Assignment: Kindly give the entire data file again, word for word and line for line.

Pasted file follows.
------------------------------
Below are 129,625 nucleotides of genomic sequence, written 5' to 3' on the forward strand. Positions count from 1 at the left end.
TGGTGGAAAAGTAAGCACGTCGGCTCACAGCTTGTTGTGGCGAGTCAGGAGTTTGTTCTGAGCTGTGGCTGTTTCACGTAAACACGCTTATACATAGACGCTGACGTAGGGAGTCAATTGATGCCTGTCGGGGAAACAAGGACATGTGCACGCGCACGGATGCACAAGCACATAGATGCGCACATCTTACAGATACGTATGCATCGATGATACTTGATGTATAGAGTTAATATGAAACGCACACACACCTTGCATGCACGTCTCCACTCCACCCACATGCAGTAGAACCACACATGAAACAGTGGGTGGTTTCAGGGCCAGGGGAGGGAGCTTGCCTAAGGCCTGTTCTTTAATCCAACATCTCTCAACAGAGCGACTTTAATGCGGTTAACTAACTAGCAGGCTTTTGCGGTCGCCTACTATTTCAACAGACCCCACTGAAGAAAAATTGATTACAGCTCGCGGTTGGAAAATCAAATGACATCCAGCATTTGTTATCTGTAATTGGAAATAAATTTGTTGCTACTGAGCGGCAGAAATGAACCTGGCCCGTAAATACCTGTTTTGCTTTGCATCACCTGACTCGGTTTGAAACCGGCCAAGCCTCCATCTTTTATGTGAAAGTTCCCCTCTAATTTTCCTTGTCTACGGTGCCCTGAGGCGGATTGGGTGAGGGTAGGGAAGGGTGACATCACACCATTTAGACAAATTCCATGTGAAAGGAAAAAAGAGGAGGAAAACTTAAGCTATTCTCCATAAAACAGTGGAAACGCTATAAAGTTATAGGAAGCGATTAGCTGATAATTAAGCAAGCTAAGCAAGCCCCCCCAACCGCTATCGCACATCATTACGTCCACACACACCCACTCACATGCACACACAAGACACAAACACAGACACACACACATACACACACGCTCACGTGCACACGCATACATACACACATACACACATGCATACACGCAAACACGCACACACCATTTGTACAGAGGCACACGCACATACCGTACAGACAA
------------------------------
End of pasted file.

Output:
Below are 129,625 nucleotides of genomic sequence, written 5' to 3' on the forward strand. Positions count from 1 at the left end.
TGGTGGAAAAGTAAGCACGTCGGCTCACAGCTTGTTGTGGCGAGTCAGGAGTTTGTTCTGAGCTGTGGCTGTTTCACGTAAACACGCTTATACATAGACGCTGACGTAGGGAGTCAATTGATGCCTGTCGGGGAAACAAGGACATGTGCACGCGCACGGATGCACAAGCACATAGATGCGCACATCTTACAGATACGTATGCATCGATGATACTTGATGTATAGAGTTAATATGAAACGCACACACACCTTGCATGCACGTCTCCACTCCACCCACATGCAGTAGAACCACACATGAAACAGTGGGTGGTTTCAGGGCCAGGGGAGGGAGCTTGCCTAAGGCCTGTTCTTTAATCCAACATCTCTCAACAGAGCGACTTTAATGCGGTTAACTAACTAGCAGGCTTTTGCGGTCGCCTACTATTTCAACAGACCCCACTGAAGAAAAATTGATTACAGCTCGCGGTTGGAAAATCAAATGACATCCAGCATTTGTTATCTGTAATTGGAAATAAATTTGTTGCTACTGAGCGGCAGAAATGAACCTGGCCCGTAAATACCTGTTTTGCTTTGCATCACCTGACTCGGTTTGAAACCGGCCAAGCCTCCATCTTTTATGTGAAAGTTCCCCTCTAATTTTCCTTGTCTACGGTGCCCTGAGGCGGATTGGGTGAGGGTAGGGAAGGGTGACATCACACCATTTAGACAAATTCCATGTGAAAGGAAAAAAGAGGAGGAAAACTTAAGCTATTCTCCATAAAACAGTGGAAACGCTATAAAGTTATAGGAAGCGATTAGCTGATAATTAAGCAAGCTAAGCAAGCCCCCCCAACCGCTATCGCACATCATTACGTCCACACACACCCACTCACATGCACACACAAGACACAAACACAGACACACACACATACACACACGCTCACGTGCACACGCATACATACACACATACACACATGCATACACGCAAACACGCACACACCATTTGTACAGAGGCACACGCACATACCGTACAGACAA